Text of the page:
Astronomers may have discovered almost 4,000 planets beyond our Solar System so far, but trying to image these worlds is a bit like trying to get a good look at a fly buzzing around the Sun. Described as the world's largest and most advanced superconducting camera, a new instrument dubbed DARKNESS is designed to filter out the blinding light of host stars to see orbiting exoplanets in more detail than ever before.
To date, the bulk of the exoplanet haul has been found using the transit method, where dips in a star's light can indicate that an exoplanet is passing in front of it. More details can then be figured out by measuring the wavelength of that light, letting astronomers infer what the planet and its atmosphere are made up of. Even so, the bright starlight can easily hide planets from view.
"Taking a picture of an exoplanet is extremely challenging because the star is much brighter than the planet, and the planet is very close to the star," says Ben Mazin, lead researcher on the team.
That's where the new instrument comes in. The DARK-speckle Near-infrared Energy-resolved Superconducting Spectrophotometer (DARKNESS) is designed to take images with much higher contrast ratios, allowing astronomers to spot extremely faint planets around bright stars.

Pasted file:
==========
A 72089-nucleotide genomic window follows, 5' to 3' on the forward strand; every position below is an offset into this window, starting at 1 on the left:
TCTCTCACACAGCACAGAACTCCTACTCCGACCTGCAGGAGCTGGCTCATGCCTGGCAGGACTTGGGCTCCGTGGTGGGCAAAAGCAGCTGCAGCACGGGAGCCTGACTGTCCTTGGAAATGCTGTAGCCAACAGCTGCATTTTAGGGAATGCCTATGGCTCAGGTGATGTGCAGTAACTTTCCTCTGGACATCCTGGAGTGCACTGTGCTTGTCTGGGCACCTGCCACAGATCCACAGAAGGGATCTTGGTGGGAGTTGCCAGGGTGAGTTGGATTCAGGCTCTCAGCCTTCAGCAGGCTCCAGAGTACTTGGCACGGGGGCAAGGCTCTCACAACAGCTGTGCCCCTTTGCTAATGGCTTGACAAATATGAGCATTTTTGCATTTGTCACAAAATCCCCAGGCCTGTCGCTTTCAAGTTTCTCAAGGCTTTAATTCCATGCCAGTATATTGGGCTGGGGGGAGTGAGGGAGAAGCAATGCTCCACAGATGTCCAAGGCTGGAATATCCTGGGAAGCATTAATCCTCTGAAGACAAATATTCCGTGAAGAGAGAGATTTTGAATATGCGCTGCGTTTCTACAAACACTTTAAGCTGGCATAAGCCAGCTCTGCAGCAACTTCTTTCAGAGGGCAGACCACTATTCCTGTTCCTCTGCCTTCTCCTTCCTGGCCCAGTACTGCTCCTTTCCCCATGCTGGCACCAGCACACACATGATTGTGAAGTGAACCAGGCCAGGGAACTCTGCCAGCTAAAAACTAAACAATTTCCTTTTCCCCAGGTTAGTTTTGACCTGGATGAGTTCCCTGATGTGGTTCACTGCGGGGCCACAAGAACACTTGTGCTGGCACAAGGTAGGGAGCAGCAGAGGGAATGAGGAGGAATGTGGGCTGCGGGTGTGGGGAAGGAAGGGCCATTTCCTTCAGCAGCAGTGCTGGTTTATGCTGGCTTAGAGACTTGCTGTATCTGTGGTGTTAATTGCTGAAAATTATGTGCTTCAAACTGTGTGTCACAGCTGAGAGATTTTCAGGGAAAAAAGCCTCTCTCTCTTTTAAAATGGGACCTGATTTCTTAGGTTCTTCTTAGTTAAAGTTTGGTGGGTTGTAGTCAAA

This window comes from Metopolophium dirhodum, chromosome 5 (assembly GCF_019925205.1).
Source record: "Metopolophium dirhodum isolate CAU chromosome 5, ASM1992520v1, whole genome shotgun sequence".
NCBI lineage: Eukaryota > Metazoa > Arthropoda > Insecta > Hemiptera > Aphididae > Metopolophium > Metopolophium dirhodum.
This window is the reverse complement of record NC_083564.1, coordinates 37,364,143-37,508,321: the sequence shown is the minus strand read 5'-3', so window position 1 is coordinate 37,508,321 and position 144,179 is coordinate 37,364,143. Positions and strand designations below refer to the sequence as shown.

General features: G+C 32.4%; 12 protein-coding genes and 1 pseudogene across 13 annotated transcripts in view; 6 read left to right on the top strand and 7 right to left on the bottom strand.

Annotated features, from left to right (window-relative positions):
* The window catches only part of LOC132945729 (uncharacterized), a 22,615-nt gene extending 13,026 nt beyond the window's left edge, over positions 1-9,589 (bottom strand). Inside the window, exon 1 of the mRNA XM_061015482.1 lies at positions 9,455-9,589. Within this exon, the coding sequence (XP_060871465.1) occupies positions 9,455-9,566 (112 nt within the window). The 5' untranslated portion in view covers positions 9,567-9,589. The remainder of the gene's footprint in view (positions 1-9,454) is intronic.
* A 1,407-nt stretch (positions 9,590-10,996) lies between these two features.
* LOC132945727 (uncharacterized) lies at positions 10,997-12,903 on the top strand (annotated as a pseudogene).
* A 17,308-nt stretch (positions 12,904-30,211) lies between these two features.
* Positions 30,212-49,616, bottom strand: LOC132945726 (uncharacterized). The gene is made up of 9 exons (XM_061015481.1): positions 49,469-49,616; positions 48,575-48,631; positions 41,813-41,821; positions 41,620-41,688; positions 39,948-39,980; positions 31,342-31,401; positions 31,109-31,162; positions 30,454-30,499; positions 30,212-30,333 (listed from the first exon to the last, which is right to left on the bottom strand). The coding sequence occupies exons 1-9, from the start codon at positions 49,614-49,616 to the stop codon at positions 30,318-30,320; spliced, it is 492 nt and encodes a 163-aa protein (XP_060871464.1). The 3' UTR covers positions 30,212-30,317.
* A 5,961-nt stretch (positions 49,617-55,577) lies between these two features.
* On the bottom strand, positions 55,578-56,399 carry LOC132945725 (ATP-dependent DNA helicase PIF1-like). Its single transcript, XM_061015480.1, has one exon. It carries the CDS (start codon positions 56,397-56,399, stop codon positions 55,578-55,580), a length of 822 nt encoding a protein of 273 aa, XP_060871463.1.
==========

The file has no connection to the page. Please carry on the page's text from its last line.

Boasting 10,000 pixels, DARKNESS is an integral field spectrograph that uses Microwave Kinetic Inductance Detectors. That allows it to determine the wavelength and arrival time of each individual photon, meaning planets can be picked out from the background noise more clearly. At the same time, the instrument can also clean up distortion introduced as the light passes through the Earth's atmosphere, allowing the image to have a higher contrast ratio.
"This technology will lower the contrast floor so that we can detect fainter planets," says Mazin. "We hope to approach the photon noise limit, which will give us contrast ratios close to 10-8, allowing us to see planets 100 million times fainter than the star. At those contrast levels, we can see some planets in reflected light, which opens up a whole new domain of planets to explore. The really exciting thing is that this is a technology pathfinder for the next generation of telescopes."
The current version of DARKNESS is designed for the 200-inch Hale telescope housed at Palomar Observatory, where the instrument has been tested several times. In future, the researchers plan to adapt it for use by other telescopes.
"Our hope is that one day we will be able to build an instrument for the Thirty Meter Telescope planned for Mauna Kea on the island of Hawaii or La Palma," says Mazin. "With that, we'll be able to take pictures of planets in the habitable zones of nearby low mass stars and look for life in their atmospheres. That's the long-term goal and this is an important step toward that."
The research was published in the journal Publications of the Astronomical Society of the Pacific.
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